There are two components here with at least five circuits between them that have the potential to affect the sound in major ways: the phono- and linestages of the PM-KI and the DAC, SACD, and CD sections of the SA. If I were to discuss each in detail this essay would take up more space than three reviews. Fortunately, this isn’t necessary because there are no surprises here: Whether auditioned separately or together—the Rubies are so clearly designed as a pair and go together so logically, even “naturally,” that I did most of the evaluating in tandem—the sound is Ishiwata all the way, which I mean in the most complimentary way. When it comes to truth versus beauty, there can be no doubt that Ishiwata plants his feet firmly in the rich, loamy ground of beauty. In the same What Hi-Fi? interview cited earlier he said that his favorite audio components (not designed by himself) are “Audio Research’s SP-10 preamplifier and Mark Levinson 20.5 monoblocs driving Apogee’s Diva speaker. Crazy, eh?” Crazy like a fox, maybe, because the Rubies separately or together do suggest a marriage of some of what tubes are considered to do best and some of what solid-state is considered to do best.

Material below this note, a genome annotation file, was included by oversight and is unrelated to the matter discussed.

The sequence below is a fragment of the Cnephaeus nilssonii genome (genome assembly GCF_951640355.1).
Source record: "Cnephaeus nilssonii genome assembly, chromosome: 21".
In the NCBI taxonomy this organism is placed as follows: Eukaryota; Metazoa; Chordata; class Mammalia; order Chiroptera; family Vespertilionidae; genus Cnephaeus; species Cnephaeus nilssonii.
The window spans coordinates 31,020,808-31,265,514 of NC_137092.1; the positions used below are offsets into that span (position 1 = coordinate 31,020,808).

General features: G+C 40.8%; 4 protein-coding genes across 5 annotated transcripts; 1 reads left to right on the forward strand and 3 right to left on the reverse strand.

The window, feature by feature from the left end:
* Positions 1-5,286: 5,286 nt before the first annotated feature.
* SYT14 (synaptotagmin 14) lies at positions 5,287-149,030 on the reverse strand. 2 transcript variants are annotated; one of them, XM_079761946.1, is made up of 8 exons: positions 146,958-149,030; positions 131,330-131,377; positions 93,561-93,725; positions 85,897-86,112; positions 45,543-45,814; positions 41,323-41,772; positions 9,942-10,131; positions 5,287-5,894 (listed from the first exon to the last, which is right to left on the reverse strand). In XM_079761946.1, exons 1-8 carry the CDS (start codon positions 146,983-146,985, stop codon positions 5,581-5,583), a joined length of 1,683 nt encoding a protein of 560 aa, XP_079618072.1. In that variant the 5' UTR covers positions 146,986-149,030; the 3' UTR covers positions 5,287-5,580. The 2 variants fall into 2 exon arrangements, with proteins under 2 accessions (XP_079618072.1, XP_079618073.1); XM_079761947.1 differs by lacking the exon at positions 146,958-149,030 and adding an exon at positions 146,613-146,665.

Once asked what sonic qualities his perfect component would have, Ishiwata replied, “It would have a rich and warm midband for voices and an amazing three-dimensional soundstage.” I’d say he’s realized that goal. There is some of the warmth, richness, and dimensionality traditionally associated with tubes together with the precision, definition, transient attack, bottom-end extension, and impact for which solid-state is prized. If not echt neutral, it’s surely a sound that anyone who loves music would enjoy: natural, smooth, refined, and, well, that word again, beautiful. This beauty extends downward throughout the whole bottom end, which is solid, weighty, and grounded yet also capable of quite excellent definition, clarity, and real muscle when needed. By contrast the top end is easy on the ears: “crisp” and “extended” might not be the first words that spring to mind upon initial listen, but neither would “soft,” “muted,” “dark,” or “sloping.” On the contrary, there’s high resolution and detail on offer here, yet without its being highlighted, etched, or edgy, and the ambience and atmosphere of venues are reproduced very capably.  Despite its nice sense of body, it’s also rhythmically agile so that those who place high priorities on timing and the speed with which their toes get to tapping will find next to nothing to complain about, while the vitality with which these components reproduce music from all sources guarantees high engagement and involvement.